Wednesday, June 10, 2009

I want to carry Sailaja's story further. It is a story of societal caring. We once had 3 sparrow fledglings with us who were orphaned. Ofcourse, our son Kanti and his father had to rescue them and as usual hand them over to me to feed and keep alive! So we had cordoned off a portion of the room and kept them in a little basket and I had to feed them every hour or so. They came to recognise my footsteps and would set up such a loud chirping as soon as I would come back from my clinic! Talk of "eating like a bird"! They want to be fed every few minutes! I don't know how but they managed to survive and grow well in time. There was a window next to the basket and the outside sparrows used to come and peep at them and fly away. They grew well and had wings. My husband, a pilot, used to give them flying practice in the room! Once they were flying around in the room, they strangely stopped eating from my hand and the outside sparrows started making such a clamour at the window calling out to these babies. We decided to see if we could let them go.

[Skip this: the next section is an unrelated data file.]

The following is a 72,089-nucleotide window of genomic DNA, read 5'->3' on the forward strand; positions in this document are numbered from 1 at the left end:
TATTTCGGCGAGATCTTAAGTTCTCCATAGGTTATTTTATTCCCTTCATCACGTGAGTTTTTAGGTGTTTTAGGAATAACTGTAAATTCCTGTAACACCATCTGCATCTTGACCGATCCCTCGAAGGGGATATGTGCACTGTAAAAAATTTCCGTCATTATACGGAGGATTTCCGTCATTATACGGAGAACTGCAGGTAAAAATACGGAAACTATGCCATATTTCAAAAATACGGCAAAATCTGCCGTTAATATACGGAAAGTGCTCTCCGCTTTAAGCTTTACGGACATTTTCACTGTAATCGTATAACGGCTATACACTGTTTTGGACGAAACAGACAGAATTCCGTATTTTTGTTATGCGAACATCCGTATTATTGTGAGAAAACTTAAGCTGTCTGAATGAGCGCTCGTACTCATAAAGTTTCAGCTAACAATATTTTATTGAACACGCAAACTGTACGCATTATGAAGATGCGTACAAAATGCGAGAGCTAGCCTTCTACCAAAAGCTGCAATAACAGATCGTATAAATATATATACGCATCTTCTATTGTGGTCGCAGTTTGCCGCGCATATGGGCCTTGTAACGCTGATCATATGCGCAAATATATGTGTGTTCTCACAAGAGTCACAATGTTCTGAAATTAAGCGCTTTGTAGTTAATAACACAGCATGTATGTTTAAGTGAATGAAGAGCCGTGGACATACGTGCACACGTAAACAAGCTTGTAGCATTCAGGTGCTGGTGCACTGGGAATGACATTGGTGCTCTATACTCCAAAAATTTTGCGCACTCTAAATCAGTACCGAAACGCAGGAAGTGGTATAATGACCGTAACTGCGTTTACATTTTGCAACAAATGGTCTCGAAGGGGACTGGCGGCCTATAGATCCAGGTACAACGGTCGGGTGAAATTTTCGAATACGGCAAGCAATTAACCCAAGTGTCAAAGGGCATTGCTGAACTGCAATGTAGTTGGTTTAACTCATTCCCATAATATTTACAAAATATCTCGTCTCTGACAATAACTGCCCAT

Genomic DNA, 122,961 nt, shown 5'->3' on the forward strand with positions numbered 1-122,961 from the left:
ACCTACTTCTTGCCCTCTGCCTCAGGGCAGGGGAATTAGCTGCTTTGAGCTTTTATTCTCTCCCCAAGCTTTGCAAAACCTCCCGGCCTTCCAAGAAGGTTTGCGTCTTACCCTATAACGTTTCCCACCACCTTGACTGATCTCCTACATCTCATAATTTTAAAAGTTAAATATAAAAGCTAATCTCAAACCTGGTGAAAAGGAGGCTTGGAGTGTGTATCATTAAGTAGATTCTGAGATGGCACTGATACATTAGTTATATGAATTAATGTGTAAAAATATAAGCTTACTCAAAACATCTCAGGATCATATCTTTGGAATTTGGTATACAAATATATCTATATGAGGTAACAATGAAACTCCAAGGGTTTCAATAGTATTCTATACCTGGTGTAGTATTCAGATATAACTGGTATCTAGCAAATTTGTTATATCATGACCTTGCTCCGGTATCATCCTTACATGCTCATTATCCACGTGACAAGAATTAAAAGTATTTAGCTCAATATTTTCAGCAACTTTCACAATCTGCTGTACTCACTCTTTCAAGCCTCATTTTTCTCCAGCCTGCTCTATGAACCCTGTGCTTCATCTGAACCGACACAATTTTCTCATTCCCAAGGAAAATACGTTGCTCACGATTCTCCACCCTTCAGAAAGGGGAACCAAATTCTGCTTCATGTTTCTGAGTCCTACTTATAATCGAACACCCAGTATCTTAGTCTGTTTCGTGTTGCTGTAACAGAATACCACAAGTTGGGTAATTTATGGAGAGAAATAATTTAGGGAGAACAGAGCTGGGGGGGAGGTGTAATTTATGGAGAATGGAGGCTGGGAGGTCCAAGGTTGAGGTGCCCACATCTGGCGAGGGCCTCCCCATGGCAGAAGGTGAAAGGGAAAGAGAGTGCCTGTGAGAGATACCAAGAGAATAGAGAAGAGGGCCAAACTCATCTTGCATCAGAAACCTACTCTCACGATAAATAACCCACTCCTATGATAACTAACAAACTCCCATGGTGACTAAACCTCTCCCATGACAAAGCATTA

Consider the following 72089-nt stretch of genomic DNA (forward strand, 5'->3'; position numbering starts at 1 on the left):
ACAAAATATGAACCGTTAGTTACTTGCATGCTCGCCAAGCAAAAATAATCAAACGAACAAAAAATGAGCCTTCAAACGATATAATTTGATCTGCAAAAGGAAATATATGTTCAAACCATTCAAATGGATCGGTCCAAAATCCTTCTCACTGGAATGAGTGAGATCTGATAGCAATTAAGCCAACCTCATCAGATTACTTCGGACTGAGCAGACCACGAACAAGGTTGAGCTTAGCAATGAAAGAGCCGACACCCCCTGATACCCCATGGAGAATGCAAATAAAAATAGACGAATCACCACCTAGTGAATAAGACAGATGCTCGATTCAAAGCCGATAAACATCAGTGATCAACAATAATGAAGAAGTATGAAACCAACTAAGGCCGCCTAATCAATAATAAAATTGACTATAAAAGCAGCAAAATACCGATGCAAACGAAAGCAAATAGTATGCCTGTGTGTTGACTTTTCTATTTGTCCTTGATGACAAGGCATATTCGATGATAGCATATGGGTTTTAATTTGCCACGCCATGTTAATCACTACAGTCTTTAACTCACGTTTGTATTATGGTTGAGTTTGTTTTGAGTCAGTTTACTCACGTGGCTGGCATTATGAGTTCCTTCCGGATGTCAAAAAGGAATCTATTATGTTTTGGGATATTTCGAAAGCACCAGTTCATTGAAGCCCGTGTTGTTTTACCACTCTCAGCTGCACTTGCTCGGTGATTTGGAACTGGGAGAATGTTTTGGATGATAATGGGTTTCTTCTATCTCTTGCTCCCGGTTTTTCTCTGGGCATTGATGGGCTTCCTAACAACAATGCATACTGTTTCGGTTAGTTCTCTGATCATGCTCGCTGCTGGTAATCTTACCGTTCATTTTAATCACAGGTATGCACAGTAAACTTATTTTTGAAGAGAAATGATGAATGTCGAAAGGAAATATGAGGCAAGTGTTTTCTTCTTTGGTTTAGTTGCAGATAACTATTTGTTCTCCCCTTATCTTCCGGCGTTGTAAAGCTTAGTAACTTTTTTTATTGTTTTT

One morning we took them out into the garden and with a prayer on our lips set them free! When we were out with the babies all the neighbourhood sparrows gathered on the trees around. The babies took to the air and the crowd of adult sparrows escorted them from one branch to the other, went to the topmost branch and they all flew together over our heads as if to say goodbye and thank you and disappeared into the blue sky. What a joyful and at the same time a tender feeling in our minds!

So, friends, this is another example of how much we can learn from the birds and animals around us. There is a lot of wisdom in these so-called dumb creatures which we would do well to emulate. As I said earlier this story is about society caring for the young, even if the young are not their own.